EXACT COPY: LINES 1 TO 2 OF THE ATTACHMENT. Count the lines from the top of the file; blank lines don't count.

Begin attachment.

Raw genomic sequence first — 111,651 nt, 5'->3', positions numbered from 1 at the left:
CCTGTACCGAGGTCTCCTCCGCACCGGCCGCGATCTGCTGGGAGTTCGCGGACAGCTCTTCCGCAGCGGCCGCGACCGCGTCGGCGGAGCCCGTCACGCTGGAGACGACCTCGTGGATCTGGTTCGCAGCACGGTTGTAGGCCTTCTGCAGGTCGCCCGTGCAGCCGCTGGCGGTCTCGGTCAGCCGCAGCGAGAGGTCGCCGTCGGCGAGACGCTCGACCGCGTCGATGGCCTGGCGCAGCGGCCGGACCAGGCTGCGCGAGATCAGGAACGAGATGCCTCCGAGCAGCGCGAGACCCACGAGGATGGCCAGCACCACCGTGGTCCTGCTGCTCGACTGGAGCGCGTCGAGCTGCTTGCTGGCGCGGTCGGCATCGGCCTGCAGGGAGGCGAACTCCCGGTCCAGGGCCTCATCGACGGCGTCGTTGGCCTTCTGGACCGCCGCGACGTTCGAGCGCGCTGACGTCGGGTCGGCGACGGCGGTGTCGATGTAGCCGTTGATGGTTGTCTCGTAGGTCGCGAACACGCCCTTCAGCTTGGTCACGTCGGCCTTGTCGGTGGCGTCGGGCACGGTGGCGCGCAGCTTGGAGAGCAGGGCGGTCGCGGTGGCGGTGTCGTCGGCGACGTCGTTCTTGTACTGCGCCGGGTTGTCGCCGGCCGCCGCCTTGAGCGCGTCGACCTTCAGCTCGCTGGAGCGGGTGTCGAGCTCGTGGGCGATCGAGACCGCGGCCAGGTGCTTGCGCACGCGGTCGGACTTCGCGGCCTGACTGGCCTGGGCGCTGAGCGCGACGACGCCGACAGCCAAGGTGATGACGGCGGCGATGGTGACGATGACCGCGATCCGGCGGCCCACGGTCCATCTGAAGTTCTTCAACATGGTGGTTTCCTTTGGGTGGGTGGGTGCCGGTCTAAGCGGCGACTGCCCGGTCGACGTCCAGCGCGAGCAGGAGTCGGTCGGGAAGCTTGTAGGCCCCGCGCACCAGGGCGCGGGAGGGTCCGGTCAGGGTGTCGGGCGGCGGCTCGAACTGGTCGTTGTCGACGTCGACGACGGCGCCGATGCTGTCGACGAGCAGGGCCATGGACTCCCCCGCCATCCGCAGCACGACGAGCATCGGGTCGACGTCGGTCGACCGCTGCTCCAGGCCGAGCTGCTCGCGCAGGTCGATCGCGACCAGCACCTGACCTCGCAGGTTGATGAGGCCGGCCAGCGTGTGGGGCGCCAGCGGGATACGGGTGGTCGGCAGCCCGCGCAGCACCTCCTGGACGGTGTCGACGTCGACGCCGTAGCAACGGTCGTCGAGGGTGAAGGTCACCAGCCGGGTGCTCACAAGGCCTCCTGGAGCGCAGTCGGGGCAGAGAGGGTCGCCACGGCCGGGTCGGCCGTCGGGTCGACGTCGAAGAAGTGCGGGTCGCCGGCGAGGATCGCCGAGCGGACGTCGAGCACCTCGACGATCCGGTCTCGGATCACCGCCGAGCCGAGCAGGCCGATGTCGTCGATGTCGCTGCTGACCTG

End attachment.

Raw genomic sequence first — 111,651 nt, 5'->3', positions numbered from 1 at the left:
CCTGTACCGAGGTCTCCTCCGCACCGGCCGCGATCTGCTGGGAGTTCGCGGACAGCTCTTCCGCAGCGGCCGCGACCGCGTCGGCGGAGCCCGTCACGCTGGAGACGACCTCGTGGATCTGGTTCGCAGCACGGTTGTAGGCCTTCTGCAGGTCGCCCGTGCAGCCGCTGGCGGTCTCGGTCAGCCGCAGCGAGAGGTCGCCGTCGGCGAGACGCTCGACCGCGTCGATGGCCTGGCGCAGCGGCCGGACCAGGCTGCGCGAGATCAGGAACGAGATGCCTCCGAGCAGCGCGAGACCCACGAGGATGGCCAGCACCACCGTGGTCCTGCTGCTCGACTGGAGCGCGTCGAGCTGCTTGCTGGCGCGGTCGGCATCGGCCTGCAGGGAGGCGAACTCCCGGTCCAGGGCCTCATCGACGGCGTCGTTGGCCTTCTGGACCGCCGCGACGTTCGAGCGCGCTGACGTCGGGTCGGCGACGGCGGTGTCGATGTAGCCGTTGATGGTTGTCTCGTAGGTCGCGAACACGCCCTTCAGCTTGGTCACGTCGGCCTTGTCGGTGGCGTCGGGCACGGTGGCGCGCAGCTTGGAGAGCAGGGCGGTCGCGGTGGCGGTGTCGTCGGCGACGTCGTTCTTGTACTGCGCCGGGTTGTCGCCGGCCGCCGCCTTGAGCGCGTCGACCTTCAGCTCGCTGGAGCGGGTGTCGAGCTCGTGGGCGATCGAGACCGCGGCCAGGTGCTTGCGCACGCGGTCGGACTTCGCGGCCTGACTGGCCTGGGCGCTGAGCGCGACGACGCCGACAGCCAAGGTGATGACGGCGGCGATGGTGACGATGACCGCGATCCGGCGGCCCACGGTCCATCTGAAGTTCTTCAACATGGTGGTTTCCTTTGGGTGGGTGGGTGCCGGTCTAAGCGGCGACTGCCCGGTCGACGTCCAGCGCGAGCAGGAGTCGGTCGGGAAGCTTGTAGGCCCCGCGCACCAGGGCGCGGGAGGGTCCGGTCAGGGTGTCGGGCGGCGGCTCGAACTGGTCGTTGTCGACGTCGACGACGGCGCCGATGCTGTCGACGAGCAGGGCCATGGACTCCCCCGCCATCCGCAGCACGACGAGCATCGGGTCGACGTCGGTCGACCGCTGCTCCAGGCCGAGCTGCTCGCGCAGGTCGATCGCGACCAGCACCTGACCTCGCAGGTTGATGAGGCCGGCCAGCGTGTGGGGCGCCAGCGGGATACGGGTGGTCGGCAGCCCGCGCAGCACCTCCTGGACGGTGTCGACGTCGACGCCGTAGCAACGGTCGTCGAGGGTGAAGGTCACCAGCCGGGTGCTCACAAGGCCTCCTGGAGCGCAGTCGGGGCAGAGAGGGTCGCCACGGCCGGGTCGGCCGTCGGGTCGACGTCGAAGAAGTGCGGGTCGCCGGCGAGGATCGCCGAGCGGACGTCGAGCACCTCGACGATCCGGTCTCGGATCACCGCCGAGCCGAGCAGGCCGATGTCGTCGATGTCGCTGCTGACCTG